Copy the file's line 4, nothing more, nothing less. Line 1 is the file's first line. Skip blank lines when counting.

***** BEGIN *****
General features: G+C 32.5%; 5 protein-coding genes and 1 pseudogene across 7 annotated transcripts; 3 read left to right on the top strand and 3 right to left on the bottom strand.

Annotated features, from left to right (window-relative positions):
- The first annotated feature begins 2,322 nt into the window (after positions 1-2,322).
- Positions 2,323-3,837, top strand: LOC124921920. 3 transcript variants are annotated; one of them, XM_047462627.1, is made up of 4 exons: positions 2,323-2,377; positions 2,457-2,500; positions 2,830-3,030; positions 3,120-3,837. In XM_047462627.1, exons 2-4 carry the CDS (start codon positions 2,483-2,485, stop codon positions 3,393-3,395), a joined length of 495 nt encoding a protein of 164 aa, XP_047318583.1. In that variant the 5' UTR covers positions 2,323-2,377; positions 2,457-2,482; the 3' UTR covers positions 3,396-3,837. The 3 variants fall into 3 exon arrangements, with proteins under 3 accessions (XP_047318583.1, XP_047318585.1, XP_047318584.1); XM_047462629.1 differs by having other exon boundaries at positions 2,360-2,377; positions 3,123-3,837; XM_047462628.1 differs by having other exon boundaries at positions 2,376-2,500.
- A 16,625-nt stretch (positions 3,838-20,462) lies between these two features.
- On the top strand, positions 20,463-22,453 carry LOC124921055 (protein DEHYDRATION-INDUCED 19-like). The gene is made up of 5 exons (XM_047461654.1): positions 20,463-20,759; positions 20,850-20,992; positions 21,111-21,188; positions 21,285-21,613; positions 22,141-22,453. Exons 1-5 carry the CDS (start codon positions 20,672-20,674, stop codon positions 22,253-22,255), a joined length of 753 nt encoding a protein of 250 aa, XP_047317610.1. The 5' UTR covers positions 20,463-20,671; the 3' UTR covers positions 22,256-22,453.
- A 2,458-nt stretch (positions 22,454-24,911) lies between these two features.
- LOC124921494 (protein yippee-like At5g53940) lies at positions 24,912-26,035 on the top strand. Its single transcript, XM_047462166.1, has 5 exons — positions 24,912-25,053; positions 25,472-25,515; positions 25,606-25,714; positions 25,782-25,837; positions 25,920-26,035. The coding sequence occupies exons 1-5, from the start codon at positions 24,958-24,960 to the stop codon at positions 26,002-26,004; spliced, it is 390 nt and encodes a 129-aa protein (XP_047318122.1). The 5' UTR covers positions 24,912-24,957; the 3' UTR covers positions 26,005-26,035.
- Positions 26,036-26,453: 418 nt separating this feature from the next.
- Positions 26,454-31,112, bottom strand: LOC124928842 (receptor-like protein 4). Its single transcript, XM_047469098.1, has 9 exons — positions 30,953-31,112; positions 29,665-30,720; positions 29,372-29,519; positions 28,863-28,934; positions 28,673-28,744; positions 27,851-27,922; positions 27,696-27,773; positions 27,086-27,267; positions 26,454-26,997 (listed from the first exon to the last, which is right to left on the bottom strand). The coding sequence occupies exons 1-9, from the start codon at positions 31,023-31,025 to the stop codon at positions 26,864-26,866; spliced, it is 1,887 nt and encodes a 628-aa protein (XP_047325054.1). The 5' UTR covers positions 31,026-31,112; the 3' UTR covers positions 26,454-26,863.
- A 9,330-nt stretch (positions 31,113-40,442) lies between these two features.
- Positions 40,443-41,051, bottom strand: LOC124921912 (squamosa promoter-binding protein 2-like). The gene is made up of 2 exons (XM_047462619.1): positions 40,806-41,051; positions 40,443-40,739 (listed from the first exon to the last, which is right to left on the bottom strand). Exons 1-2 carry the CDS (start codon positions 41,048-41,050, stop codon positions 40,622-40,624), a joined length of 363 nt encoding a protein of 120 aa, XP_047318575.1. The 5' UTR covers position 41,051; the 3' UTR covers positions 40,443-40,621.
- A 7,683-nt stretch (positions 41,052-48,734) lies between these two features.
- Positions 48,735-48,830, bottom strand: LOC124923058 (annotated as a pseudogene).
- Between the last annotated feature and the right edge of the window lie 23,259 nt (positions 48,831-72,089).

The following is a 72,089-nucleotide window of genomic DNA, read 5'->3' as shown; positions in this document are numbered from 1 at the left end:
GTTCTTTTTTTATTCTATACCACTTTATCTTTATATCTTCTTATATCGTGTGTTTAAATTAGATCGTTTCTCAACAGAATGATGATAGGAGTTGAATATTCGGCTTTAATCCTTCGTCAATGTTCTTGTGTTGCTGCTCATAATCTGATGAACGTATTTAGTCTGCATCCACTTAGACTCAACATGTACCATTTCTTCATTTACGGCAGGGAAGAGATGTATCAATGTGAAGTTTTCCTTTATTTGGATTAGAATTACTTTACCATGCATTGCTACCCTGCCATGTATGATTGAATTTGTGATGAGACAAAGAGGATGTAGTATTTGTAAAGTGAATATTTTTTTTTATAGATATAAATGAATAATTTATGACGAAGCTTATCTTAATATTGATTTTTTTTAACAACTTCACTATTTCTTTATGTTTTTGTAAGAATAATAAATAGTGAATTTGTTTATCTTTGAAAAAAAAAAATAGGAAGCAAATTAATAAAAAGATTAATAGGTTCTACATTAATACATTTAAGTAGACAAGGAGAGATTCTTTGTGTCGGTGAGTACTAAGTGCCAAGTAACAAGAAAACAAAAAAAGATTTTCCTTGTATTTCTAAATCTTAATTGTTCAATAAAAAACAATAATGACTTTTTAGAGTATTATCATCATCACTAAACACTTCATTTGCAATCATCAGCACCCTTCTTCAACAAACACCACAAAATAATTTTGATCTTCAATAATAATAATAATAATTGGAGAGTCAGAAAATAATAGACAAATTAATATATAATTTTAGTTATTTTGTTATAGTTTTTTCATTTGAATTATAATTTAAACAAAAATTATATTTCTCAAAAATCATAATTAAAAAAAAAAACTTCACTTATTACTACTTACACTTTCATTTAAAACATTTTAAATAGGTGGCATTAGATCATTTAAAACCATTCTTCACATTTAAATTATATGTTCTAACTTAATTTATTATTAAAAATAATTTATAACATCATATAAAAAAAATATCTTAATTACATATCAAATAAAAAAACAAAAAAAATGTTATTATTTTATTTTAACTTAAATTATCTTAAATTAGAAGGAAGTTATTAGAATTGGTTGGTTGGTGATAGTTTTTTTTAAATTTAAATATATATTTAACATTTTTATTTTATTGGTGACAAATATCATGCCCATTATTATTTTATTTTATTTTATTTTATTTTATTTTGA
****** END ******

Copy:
- Positions 2,323-3,837, top strand: LOC124921920. 3 transcript variants are annotated; one of them, XM_047462627.1, is made up of 4 exons: positions 2,323-2,377; positions 2,457-2,500; positions 2,830-3,030; positions 3,120-3,837. In XM_047462627.1, exons 2-4 carry the CDS (start codon positions 2,483-2,485, stop codon positions 3,393-3,395), a joined length of 495 nt encoding a protein of 164 aa, XP_047318583.1. In that variant the 5' UTR covers positions 2,323-2,377; positions 2,457-2,482; the 3' UTR covers positions 3,396-3,837. The 3 variants fall into 3 exon arrangements, with proteins under 3 accessions (XP_047318583.1, XP_047318585.1, XP_047318584.1); XM_047462629.1 differs by having other exon boundaries at positions 2,360-2,377; positions 3,123-3,837; XM_047462628.1 differs by having other exon boundaries at positions 2,376-2,500.